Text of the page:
Although South Carolina does not provide for a separate criminal offense of solicitation, the broad definition of prostitution encompasses the behaviors typically perceived as solicitation.
If you are facing charges, a Charleston solicitation lawyer could work with you to develop a robust and effective defense in your case. Through negotiations with prosecutors and, if necessary, a trial, a criminal defense attorney may be able to obtain a positive resolution.
What are the Solicitation Offenses in Charleston?
S.C. Code of Laws § 16-15-90 establishes various actions as illegal under the broad category of prostitution. Not only does prostitution include traditional notions of individuals who offer sex acts in exchange for money, but it also includes soliciting or hiring others to engage in sex acts by giving them money or anything of value. Solicitation includes both individuals soliciting prostitutes for themselves or third parties.
Furthermore, there is no requirement under the law that the transaction actually occurs for guilt to be found. In other words, there is no requirement that the parties exchange any money or consummate the agreed-upon sexual acts. Indeed, it is enough for there merely be an offer or agreement to commit solicitation for individuals to face criminal charges.
Are There Defenses to Solicitation?
Entrapment is a common defense to the hiring of prostitutes in Charleston. Many solicitation arrests result from “sting” operations that police officers wholly arrange and carry out. While police can orchestrate these stings, any persuasion or encouragement on the part of police to cause others to commit crimes may harm a prosecutor’s case.
An attorney in Charleston may be able to identify relevant defenses in cases involving solicitation and related charges. Prosecutors often base solicitation charges on circumstantial evidence, since police officers rarely personally witness a solicitation offense occurring. As a result, there may be various tactics that individuals could use to fight back against criminal charges.
Penalties for Solicitation Offenses in Charleston
Under S.C. Code of Laws § 16-15-110, all prohibited actions that constitute prostitution or solicitation are subject to the same penalties. The maximum potential sanctions for a prostitution conviction are as follows:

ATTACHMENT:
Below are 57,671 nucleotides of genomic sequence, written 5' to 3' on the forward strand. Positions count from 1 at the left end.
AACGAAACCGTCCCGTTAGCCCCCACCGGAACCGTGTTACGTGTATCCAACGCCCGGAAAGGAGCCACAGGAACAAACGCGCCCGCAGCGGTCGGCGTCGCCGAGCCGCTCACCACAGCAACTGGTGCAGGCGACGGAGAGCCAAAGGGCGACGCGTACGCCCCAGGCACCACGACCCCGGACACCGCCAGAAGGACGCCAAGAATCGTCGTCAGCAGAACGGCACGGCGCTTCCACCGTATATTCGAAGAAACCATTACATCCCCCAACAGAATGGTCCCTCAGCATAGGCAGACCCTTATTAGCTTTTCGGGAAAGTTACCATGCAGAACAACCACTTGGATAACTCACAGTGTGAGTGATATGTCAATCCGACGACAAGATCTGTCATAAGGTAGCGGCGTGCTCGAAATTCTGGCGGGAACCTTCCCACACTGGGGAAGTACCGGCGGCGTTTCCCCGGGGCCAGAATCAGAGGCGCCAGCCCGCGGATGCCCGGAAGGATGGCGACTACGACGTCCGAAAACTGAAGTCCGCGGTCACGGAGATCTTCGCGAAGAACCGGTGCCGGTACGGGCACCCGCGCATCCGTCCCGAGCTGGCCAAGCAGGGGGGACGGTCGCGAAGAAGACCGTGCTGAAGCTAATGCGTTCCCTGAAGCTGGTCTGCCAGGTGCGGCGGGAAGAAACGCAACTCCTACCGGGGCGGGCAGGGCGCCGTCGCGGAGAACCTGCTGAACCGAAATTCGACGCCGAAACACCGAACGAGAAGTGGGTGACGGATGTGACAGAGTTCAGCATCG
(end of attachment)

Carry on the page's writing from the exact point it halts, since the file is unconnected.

- First offense – $200 fine and 30 days in jail
- Second offense – $1,000 fine and six months in jail
- Third or subsequent offense – $3,000 fine and a minimum of one year in jail
Aside from fines and jail time, however, individuals with a prostitution or solicitation conviction will have a permanent mark on their criminal records. A conviction that appears on criminal background checks can create difficulties for individuals who are seeking to pursue new careers, looking for better jobs, or trying to attain credit to purchase a home. A legal representative in the area may be able to help individuals avoid a solicitation conviction record by pursuing reduced or dismissed charges.
Contact a Charleston Solicitation Attorney for Legal Advice
If you are facing solicitation charges, you may be experiencing extreme stress, confusion, and fear. The mere allegation of solicitation can be a detriment to your professional and personal relationships. In these situations, the advice and guidance of a Charleston solicitation lawyer could be essential.
Working closely with legal counsel may enable you to develop the defense strategy that is right for you and your circumstances. You may be able to attack circumstantial evidence against you, provide proof of a lack of intent to engage in solicitation, or pursue other defenses. Call today to learn how.